This week’s roundup is a potpourri of writing advice, self-publishing tips, an introduction to MiniBuks (fascinating!) and the continuing saga on Goodreads. Why should we as authors care about the alleged censorship happening on Goodreads? Because there are 20 million readers there and it’s the largest book-sharing social scene on the Web. BookLikes is gaining popularity and LibraryThing is great, but until they ramp up, Goodreads is a must for authors trying to reach readers. I’m not suggesting that writers simply hawk their goods on Goodreads; instead, be the reader that you are by listing your favorite books, reviewing books, joining groups, and engaging with other users. Here’s this week’s scoop:
Write Where the Juice Is from The Heart and Craft of Life Writing: When I read this advice recently in Vanessa Talbot’s ebook, 101 Ways to Live Extraordinarily, I thought of one of my great-great-grandmothers. Family legend has it that she opened the first brothel in the Yukon. The topic certainly does give us plenty of food for talk.
How to Go Places That Scare You In Your Writing by Charlotte Rains Dixon: Whatever it is that scares you, it is important to go there. Why? For a number of reasons. Because once you get it out on the page, it won’t scare you anymore. Because there’s fabulous gold to be mined in the scary places (stories are nothing without conflict). Because if you’re not going there, you’re probably not putting your true self on the page.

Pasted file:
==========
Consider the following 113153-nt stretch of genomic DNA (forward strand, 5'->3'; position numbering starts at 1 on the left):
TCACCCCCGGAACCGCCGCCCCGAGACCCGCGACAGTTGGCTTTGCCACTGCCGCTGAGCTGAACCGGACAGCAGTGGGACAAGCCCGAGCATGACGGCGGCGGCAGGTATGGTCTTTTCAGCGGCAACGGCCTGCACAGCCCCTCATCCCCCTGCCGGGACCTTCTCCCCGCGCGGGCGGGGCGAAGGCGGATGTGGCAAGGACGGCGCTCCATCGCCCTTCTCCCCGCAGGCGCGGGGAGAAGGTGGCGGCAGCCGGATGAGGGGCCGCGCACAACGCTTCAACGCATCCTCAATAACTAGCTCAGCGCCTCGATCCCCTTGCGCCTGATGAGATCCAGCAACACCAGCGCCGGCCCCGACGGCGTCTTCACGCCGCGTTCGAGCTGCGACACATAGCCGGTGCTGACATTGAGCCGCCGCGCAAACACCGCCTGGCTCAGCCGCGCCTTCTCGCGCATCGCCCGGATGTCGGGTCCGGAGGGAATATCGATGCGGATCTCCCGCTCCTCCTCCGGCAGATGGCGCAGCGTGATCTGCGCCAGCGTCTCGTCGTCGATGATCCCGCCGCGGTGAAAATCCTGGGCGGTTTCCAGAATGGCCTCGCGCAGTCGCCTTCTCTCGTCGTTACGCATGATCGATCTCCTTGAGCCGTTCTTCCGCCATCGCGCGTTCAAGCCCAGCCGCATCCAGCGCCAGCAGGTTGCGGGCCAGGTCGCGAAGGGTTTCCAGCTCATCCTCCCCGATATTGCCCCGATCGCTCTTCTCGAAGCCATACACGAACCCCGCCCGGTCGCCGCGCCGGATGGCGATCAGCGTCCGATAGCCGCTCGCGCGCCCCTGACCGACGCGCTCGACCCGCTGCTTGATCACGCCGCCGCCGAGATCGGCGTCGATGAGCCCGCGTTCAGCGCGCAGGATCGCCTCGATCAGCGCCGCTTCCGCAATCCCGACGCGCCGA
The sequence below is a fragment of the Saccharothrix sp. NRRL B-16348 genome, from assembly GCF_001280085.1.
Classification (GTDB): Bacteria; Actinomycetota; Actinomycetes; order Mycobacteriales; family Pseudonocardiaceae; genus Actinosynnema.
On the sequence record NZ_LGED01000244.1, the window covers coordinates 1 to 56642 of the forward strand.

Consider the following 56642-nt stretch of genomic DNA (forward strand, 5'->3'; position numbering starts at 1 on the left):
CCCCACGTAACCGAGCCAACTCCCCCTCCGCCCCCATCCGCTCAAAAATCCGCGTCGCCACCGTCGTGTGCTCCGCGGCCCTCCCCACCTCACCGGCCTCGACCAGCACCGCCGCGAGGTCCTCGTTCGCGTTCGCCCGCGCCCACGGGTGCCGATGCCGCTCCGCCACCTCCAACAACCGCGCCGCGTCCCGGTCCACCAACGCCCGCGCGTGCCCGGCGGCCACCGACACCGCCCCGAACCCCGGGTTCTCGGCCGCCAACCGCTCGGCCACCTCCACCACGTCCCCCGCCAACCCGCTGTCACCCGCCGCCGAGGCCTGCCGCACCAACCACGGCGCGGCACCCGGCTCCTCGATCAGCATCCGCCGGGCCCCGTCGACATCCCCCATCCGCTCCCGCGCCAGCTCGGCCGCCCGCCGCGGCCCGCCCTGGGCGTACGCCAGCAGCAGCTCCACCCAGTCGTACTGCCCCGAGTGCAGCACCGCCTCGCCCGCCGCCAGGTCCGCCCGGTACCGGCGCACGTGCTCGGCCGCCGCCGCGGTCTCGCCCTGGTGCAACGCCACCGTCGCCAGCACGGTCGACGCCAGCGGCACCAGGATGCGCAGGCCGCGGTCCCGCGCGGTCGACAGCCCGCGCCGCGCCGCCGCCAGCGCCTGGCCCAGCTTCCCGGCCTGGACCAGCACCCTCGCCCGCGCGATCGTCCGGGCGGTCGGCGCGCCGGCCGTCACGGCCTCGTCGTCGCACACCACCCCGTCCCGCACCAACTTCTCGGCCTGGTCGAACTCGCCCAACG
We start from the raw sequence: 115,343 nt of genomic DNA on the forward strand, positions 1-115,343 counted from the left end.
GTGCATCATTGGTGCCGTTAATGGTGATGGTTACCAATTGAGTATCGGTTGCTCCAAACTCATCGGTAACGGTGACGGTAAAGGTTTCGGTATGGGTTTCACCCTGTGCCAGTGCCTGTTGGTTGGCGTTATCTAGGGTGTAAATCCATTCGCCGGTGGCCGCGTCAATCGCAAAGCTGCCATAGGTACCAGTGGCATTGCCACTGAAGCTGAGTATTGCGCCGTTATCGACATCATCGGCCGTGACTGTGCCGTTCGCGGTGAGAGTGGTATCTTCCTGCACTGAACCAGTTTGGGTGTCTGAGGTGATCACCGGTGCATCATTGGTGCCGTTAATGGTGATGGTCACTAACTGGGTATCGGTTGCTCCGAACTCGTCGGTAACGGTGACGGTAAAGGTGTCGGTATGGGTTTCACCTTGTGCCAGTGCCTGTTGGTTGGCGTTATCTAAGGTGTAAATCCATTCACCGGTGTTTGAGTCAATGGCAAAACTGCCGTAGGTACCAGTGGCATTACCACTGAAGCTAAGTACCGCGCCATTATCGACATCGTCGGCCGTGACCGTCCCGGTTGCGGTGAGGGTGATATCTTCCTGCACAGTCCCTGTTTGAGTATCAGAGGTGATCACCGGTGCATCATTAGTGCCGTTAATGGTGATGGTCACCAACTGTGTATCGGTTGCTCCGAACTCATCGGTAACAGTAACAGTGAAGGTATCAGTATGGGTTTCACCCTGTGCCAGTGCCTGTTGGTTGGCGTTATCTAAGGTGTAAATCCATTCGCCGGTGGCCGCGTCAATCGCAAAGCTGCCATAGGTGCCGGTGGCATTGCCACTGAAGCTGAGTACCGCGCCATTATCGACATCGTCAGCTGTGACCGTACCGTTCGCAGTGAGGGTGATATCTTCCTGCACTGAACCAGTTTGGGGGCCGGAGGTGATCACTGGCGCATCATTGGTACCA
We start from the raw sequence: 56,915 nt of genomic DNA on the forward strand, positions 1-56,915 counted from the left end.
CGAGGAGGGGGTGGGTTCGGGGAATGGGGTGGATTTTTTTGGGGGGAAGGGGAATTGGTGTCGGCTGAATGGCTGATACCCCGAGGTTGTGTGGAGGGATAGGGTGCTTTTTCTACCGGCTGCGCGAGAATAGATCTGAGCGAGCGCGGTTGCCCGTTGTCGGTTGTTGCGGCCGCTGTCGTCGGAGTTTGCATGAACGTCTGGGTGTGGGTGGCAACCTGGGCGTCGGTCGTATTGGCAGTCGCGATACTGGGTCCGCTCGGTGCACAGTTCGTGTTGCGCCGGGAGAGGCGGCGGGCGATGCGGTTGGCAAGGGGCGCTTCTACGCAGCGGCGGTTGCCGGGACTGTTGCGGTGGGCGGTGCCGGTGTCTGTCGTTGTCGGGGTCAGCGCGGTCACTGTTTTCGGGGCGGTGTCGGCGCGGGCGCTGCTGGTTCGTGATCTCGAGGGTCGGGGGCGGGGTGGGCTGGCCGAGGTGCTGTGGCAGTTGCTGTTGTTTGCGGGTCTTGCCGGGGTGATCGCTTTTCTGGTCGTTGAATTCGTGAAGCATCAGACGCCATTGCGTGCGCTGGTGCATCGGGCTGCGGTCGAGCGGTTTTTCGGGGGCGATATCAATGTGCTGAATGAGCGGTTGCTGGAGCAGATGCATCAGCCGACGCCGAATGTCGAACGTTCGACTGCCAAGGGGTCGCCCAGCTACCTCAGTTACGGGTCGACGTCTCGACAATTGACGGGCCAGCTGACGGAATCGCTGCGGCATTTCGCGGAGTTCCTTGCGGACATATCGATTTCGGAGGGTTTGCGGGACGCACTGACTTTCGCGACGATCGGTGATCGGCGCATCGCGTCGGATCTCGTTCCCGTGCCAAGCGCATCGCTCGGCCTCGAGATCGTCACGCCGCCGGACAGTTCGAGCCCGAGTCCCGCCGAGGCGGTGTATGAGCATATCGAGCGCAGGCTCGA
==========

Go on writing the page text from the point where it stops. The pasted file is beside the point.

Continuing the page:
To “Self”-Publish, You Need a Team from The Passive Voice: Bob Mayer asserts that to “self”-publish, you need a team. He explains that seeming contradiction thusly: Thus, I believe the term “self”-publishing primarily means that the author retains most of the rights to his or her work (most particularly electronic) but teams with others in order to bring a story to market, including sometimes selling rights to print, foreign and audio (although we are big fans of Audiobook Creation Exchange). And this last bit is key: Authors create product, which is story (not book), and readers consume product through a variety of mediums. Everyone else is in between. Authors need people of value in between in order to get story to reader.
Answers to the 7 Biggest Questions About MiniBüks from The Book Designer by Joel Friedlander: I met David and Kathy Seid this spring at Author U in Denver, Colorado. They were there to show authors and self-publishers their line of small, pocketable books that fill a unique spot in book retailing. They call these books—and their company—MiniBük. They are nicely-printed 3.5″ x 5″ books that can be used in many ways. Tracy R. Atkins interviewed David and Kathy to find out what exactly a MiniBük is, and how authors can use them.
How Amazon and Goodreads could lose their best readers from Salon: With 20 million members (a number some have noted is close to the population of Australia) and a reputation as a place where readers meet to trade information and share their excitement about books, the social networking site Goodreads has always appeared to be one of the more idyllic corners of the Internet. The site sold to Amazon for an estimated $190 million this spring, and Goodreads recommendations and data have been integrated into the new Kindle Paperwhite devices, introducing a whole new group of readers to the bookish community.
About the Author: Frances Caballo is a social media strategist, trainer, and author of Social Media Just for Writers: The Best Online Marketing Tips for Selling Your Books and Blogging Just for Writers. Presently, she is the Social Media Manager for the Women’s National Book Association-SF Chapter, the San Francisco Writers Conference, and the Bay Area Independent Publishers Association. You can find her on Facebook, Twitter, LinkedIn, Pinterest, and Google+.